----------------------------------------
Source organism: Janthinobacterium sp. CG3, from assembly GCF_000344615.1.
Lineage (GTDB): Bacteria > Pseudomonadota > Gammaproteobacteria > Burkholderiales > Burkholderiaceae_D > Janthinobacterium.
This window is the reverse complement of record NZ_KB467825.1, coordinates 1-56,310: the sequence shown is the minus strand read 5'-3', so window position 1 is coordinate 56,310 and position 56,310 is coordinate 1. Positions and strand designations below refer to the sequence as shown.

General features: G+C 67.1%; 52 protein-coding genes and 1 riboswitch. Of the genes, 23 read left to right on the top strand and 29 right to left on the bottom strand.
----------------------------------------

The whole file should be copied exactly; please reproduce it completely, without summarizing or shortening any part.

Source organism: Janthinobacterium sp. CG3, from assembly GCF_000344615.1.
Lineage (GTDB): Bacteria > Pseudomonadota > Gammaproteobacteria > Burkholderiales > Burkholderiaceae_D > Janthinobacterium.
This window is the reverse complement of record NZ_KB467825.1, coordinates 1-56,310: the sequence shown is the minus strand read 5'-3', so window position 1 is coordinate 56,310 and position 56,310 is coordinate 1. Positions and strand designations below refer to the sequence as shown.

General features: G+C 67.1%; 52 protein-coding genes and 1 riboswitch. Of the genes, 23 read left to right on the top strand and 29 right to left on the bottom strand.